This one goes out to all the haters.
It goes out to all of the “professionals”- the office workers, executives, teachers, doctors, etc.
This goes out to the people who can make their six-month internship look like gold on a resume by marketing all of the transferable skills they learned.
This goes out to the employers who don’t see 3 years of serving as “professional experience.”
But mostly, this goes out to all of the people who scoff, roll their eyes, and/or ask the infuriating question “okay, but when are you going to get a real job?”
Serving. Is. A. Real. Job.
A “job” is not confined to a 9-5, desk-working, high-salary occupation. A job is a place or trade where one can go in and exchange labor for dollars. That’s basically it. Obviously serving falls into that category.
But beyond the basic “job” definition, let me explain a little bit further.
Servers are expected to have a near-complete grasp of company policies and procedures as well as menu descriptions in as little as 5 days, with a total of roughly 15-20 hours of training. Servers are legitimately tested on their menu and restaurant knowledge throughout their training. Like actual sit-down-and-write tests.
Both during and after training, servers hone their hospitality, math, communication, prioritization, and organization skills. In one six-hour shift a server can take on as many as five different roles in a restaurant, from host to busser to food runner, even occasionally to bartender depending on the restaurant. They are the kings and queens of wearing many hats at work.
Restaurants are fast-paced places. Impeccable timing is necessary to make a restaurant run efficiently. Servers have to be sure to greet your table within 60 seconds, deliver drinks within 2-4 minutes, and keep an eye on the kitchen to make sure your appetizers, entrees, and desserts all come out at the right times. But servers don’t just have one table to take care of. Remember, you are not a server’s only guest. Prioritization is key in a server’s life. They must quickly learn how to delegate tasks to bussers and/or other servers with a few free minutes so that they do not get stuck “in the weeds,” a term for being overwhelmed.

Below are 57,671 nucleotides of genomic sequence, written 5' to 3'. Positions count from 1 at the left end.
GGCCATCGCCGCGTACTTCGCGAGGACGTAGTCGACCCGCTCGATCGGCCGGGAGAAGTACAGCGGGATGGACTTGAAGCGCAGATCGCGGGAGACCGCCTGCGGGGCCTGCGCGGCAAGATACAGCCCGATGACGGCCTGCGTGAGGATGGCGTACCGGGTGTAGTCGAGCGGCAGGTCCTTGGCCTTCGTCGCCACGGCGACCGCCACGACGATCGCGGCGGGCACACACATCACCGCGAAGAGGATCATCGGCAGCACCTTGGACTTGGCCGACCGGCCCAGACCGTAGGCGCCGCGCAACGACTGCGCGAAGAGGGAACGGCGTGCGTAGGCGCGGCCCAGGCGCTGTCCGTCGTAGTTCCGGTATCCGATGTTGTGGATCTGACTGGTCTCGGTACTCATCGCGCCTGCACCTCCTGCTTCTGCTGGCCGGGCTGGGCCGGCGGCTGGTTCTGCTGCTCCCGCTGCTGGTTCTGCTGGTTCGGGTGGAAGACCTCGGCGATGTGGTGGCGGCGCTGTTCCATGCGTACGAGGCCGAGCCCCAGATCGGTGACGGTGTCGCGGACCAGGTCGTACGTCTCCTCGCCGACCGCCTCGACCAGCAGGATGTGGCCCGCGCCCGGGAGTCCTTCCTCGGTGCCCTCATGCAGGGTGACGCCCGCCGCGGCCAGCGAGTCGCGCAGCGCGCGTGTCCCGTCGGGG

Beyond the logistical hell that can be a restaurant work environment, servers also have to interact with up to (and sometimes over!) a hundred people each shift. And you know what? So many of these people are assholes.
And servers can’t just make the assholes leave. They have to smile, bear with it, and even apologize for doing absolutely nothing wrong because their fucking hourly wage depends on their guests liking them. Servers have to connect with their tables and develop a working rapport within 60 seconds. They have to calculate how often they think you’ll want them to check back at the table, how much you’ll want to chat with them, and dear lord they have to learn very quickly how to gracefully excuse themselves from your conversation because they just got sat or they need to run drinks at the bar.
Talk about transferable skills, yo.
Full-time servers work anywhere between 35 and 60 hours a week. They have the potential to make more money than those who work in an office full-time and definitely often make more than teachers or other professionals.
“But there’s no room for professional growth as a server! Once you’re a server you’re stuck there!” Ha! Or not. Restaurants often hire from within. A great server can quickly climb the ladder to General Manager. GMs can further climb up the ladder. Seriously. Work hard and don’t suck at your job as a server and you can do a lot in the hospitality industry.
Just because servers work in an environment without a fixed schedule or salary and have flexible, creative job descriptions does not, in any way, mean that serving isn’t a real job.
Check yourself the next time you’re about to ask your friend or family member when they’re going to quit waiting tables and “get a real job.” Because you are shaming them for having a great job. You are saying that because they choose to be in a position that provides incredible service that they are somehow subordinate and/or less of a person than you. And that is hella silly. Because when you go to a restaurant you want a good server, don’t you? And what kind of a person is going to be a great server if they show up to work thinking they don’t have a real job?
And don’t forget, folks- always tip your server. You can fuck up at your job and still get paid the same salary, so don’t take it out on you waiter if they’ve had a bad day or forgot to bring you your ranch.